Next up is another obvious one that I see so many dismiss, that is, arrive early to your departure port. Unless I have something massive in the way I always, either domestically or internationally arrive 2 full days before the ship sails. This way, even with a massive storm, I can find some way to get to port – even if it takes all the extra time booked. If all goes like butter I can enjoy my time at port before the cruise and yes I tend to use hotel points to stay for free! Stress, folks, is something you must avoid when taking a cruise vacation.
Then we have a very important one – don’t freak out, that is, be flexible. This does not mean put up with everything a cruise line sticks you with but be aware of the situation and be ready to react. Take as an example the time I was on a cruise and they changed the final arrival port from Barcelona to Tarragona (about an hour away). I arranged for a taxi to take us to the airport since it would be the only way to make our flight (with the additional transit time) and then I turned the approximately 200 Euro bill in to my travel insurance and got a check in a few days.
The last one is a bit harder and depending on the line and the circumstance you make have some success or none. First up if a line offers you nothing – don’t expect to be able to sue them or have a cruise attorney take your case because the latter will not care about something as small as your case and the previous is just not realistic with the contract you digitally signed when you booked the cruise. That said if you go in with kindness and explaining all the things you had to do after the cruise line stiffed you – you may get something big like 50% off your next cruise or a free cabin upgrade or onboard credit to make the situation better. Bottom line try for something but be nice going about it.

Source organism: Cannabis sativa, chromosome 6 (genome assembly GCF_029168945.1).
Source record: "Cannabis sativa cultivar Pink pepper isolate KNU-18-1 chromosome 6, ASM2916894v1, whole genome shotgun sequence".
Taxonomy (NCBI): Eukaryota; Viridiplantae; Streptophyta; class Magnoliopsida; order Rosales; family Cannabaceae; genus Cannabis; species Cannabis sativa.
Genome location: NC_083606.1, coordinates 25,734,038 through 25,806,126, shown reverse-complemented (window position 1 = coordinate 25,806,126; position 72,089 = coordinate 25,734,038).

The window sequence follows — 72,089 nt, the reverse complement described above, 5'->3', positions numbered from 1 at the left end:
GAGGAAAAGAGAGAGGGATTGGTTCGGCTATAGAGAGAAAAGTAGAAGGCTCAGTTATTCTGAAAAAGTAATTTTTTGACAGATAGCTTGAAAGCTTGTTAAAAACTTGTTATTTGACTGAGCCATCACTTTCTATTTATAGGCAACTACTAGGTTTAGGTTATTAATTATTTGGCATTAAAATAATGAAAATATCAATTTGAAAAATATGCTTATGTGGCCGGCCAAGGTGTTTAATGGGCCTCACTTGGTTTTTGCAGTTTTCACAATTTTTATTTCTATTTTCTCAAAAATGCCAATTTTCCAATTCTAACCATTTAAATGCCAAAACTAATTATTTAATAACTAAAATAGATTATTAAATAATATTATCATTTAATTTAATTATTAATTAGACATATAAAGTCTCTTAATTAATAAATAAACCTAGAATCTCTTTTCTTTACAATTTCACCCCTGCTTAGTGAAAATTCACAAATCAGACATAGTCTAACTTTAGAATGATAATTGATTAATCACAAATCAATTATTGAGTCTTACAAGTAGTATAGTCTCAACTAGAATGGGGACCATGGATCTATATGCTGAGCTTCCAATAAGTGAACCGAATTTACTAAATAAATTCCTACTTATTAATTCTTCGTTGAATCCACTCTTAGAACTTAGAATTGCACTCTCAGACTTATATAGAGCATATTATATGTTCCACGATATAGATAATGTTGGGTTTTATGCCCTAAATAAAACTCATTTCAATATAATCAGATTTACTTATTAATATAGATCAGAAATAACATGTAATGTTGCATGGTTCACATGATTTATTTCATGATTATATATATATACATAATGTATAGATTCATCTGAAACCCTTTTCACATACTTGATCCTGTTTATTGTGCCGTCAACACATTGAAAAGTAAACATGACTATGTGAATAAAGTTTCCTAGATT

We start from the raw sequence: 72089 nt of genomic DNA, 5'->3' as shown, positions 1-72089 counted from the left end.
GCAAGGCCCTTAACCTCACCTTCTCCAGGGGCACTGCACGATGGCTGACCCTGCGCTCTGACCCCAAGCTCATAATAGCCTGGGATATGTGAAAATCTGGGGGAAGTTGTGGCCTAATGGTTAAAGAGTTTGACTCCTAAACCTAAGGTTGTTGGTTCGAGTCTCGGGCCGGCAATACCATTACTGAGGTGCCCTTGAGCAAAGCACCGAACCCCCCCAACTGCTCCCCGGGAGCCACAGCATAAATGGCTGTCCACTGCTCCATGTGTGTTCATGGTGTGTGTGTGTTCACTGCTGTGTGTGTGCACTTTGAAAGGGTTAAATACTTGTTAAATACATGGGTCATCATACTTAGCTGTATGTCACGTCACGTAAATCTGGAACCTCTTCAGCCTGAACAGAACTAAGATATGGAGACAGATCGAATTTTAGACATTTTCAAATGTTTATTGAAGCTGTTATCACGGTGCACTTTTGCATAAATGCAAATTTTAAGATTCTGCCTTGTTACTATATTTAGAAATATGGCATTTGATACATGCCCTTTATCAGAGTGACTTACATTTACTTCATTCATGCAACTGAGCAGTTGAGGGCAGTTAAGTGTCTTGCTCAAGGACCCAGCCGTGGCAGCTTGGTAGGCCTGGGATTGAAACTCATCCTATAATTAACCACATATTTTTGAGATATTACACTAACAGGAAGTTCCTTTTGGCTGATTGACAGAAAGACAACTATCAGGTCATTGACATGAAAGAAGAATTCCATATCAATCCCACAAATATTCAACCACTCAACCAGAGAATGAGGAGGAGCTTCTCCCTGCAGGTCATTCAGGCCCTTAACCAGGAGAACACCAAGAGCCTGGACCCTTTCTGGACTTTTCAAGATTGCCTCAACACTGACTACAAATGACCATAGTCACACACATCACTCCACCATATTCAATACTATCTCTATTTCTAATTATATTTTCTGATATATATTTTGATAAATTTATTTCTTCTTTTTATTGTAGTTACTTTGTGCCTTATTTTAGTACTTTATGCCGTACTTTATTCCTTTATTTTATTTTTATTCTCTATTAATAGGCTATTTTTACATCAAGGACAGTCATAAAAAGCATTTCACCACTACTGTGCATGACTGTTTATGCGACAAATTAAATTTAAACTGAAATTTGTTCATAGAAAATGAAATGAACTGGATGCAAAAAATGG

From airlines to hotel to cruise lines – every part of your trip wants you to have a great vacation and should be willing to help you if you calmly explain the situation and give them a chance to not just help you but make it right. Worst case, if all goes south after all your best efforts, you can always appeal to my good friend Chris Elliott and his team to see if they can accomplish what you could not! – Rene
Advertiser Disclosure: Frequent Floaters is part of an affiliate sales network and receives compensation for sending traffic to partner sites, such as CreditCards.com. Some or all of the card offers that appear on the website are from advertisers. Compensation may impact how and where card products appear on the site. This site does not include all card companies or all available card offers. Opinions, reviews, analyses & recommendations are the author’s alone, and have not been reviewed, endorsed, or approved by any of these entities.
Responses are not provided or commissioned by the bank advertiser. Responses have not been reviewed, approved or otherwise endorsed by the bank advertiser. It is not the bank advertiser's responsibility to ensure all posts and/or questions are answered.